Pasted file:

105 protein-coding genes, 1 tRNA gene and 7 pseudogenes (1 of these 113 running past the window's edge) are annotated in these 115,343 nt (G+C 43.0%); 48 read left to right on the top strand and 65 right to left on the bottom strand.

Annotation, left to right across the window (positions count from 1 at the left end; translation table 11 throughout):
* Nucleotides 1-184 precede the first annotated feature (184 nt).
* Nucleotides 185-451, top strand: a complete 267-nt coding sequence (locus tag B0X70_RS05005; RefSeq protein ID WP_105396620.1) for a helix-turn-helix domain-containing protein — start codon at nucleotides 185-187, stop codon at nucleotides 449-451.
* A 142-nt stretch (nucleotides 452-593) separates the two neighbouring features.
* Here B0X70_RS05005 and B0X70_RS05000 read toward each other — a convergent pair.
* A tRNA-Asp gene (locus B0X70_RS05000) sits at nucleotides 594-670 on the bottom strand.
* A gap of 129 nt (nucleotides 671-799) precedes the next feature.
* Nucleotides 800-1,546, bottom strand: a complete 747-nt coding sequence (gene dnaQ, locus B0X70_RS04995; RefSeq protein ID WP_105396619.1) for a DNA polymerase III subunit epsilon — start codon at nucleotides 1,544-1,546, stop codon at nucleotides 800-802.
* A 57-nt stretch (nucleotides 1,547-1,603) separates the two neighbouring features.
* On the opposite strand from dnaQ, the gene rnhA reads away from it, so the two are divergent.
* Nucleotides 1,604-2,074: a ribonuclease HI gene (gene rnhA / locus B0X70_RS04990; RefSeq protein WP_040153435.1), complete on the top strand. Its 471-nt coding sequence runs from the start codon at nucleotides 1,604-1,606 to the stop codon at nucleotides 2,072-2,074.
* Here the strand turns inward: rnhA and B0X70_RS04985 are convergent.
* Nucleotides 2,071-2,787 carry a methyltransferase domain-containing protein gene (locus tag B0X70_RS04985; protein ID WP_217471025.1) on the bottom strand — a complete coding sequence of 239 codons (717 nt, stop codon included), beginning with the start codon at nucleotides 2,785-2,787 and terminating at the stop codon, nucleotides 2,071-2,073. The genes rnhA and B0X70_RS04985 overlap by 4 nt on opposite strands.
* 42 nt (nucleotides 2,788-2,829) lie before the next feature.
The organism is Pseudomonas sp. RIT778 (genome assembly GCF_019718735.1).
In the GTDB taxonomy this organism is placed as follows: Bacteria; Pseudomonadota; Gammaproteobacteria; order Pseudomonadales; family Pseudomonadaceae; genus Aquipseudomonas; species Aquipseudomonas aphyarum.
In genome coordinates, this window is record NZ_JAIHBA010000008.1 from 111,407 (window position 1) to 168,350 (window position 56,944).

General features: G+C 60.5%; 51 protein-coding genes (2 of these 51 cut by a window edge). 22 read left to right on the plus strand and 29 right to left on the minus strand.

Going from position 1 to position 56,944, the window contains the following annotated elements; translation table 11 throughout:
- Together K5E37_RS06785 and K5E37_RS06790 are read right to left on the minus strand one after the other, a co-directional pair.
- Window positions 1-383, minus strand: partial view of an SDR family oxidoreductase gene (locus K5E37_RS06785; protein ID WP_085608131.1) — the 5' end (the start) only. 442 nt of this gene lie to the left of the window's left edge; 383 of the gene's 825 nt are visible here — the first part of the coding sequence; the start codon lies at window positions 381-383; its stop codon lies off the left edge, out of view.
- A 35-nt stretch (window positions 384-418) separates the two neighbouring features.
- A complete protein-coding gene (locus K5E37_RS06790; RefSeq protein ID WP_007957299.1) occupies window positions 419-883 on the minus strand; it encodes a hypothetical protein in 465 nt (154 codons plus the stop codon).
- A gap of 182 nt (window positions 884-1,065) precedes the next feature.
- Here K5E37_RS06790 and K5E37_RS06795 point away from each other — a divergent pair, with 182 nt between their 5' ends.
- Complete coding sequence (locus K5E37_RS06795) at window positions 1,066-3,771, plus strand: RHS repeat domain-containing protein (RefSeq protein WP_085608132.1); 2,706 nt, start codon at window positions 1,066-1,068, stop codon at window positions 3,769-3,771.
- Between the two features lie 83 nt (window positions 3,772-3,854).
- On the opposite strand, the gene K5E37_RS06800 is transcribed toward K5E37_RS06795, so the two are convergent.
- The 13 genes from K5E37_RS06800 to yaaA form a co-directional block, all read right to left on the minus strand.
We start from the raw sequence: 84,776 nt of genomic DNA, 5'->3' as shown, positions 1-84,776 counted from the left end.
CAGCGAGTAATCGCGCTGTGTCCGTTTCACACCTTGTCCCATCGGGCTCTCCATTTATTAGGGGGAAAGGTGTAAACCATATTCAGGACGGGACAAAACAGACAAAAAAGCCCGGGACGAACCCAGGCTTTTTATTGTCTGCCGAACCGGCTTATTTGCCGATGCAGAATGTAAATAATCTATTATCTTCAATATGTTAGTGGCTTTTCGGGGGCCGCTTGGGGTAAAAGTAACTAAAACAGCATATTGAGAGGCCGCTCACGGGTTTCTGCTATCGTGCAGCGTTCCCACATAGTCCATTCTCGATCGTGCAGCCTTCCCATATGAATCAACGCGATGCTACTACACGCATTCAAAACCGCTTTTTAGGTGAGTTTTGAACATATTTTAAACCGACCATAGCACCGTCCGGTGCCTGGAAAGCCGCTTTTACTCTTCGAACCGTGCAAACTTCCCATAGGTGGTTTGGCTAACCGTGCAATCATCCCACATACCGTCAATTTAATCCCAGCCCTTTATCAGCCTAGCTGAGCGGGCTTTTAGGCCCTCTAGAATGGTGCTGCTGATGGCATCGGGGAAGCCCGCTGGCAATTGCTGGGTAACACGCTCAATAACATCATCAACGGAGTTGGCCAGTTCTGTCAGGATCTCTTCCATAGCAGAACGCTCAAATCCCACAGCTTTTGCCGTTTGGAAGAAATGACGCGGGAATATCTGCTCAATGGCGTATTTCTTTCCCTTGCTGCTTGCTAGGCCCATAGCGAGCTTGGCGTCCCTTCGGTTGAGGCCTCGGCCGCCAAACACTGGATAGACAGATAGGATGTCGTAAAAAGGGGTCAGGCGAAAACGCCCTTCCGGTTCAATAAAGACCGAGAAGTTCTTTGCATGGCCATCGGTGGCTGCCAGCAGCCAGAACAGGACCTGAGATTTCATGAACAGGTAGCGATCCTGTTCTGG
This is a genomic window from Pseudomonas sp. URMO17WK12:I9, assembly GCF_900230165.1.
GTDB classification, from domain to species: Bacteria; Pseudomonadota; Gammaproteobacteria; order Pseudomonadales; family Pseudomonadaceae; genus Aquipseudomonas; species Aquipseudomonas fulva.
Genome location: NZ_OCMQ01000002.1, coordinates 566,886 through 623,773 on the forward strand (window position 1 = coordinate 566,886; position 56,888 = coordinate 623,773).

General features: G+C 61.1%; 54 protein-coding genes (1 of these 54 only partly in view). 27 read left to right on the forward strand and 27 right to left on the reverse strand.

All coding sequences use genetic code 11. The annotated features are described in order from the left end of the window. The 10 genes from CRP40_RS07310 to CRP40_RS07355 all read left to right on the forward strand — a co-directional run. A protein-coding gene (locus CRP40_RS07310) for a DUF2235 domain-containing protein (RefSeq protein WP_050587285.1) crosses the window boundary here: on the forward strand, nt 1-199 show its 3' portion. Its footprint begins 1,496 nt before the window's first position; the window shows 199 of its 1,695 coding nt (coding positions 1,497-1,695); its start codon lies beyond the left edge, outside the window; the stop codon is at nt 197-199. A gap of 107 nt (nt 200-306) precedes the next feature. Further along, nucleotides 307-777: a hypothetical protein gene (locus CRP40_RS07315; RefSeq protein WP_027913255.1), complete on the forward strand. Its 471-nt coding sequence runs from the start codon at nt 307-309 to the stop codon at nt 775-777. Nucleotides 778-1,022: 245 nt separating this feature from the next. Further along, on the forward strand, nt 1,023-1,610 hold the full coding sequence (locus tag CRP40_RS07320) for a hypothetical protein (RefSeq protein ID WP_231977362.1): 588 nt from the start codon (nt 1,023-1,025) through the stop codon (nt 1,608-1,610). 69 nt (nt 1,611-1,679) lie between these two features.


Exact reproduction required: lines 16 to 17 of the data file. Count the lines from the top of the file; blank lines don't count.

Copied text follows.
The organism is Pseudomonas sp. RIT778 (genome assembly GCF_019718735.1).
In the GTDB taxonomy this organism is placed as follows: Bacteria; Pseudomonadota; Gammaproteobacteria; order Pseudomonadales; family Pseudomonadaceae; genus Aquipseudomonas; species Aquipseudomonas aphyarum.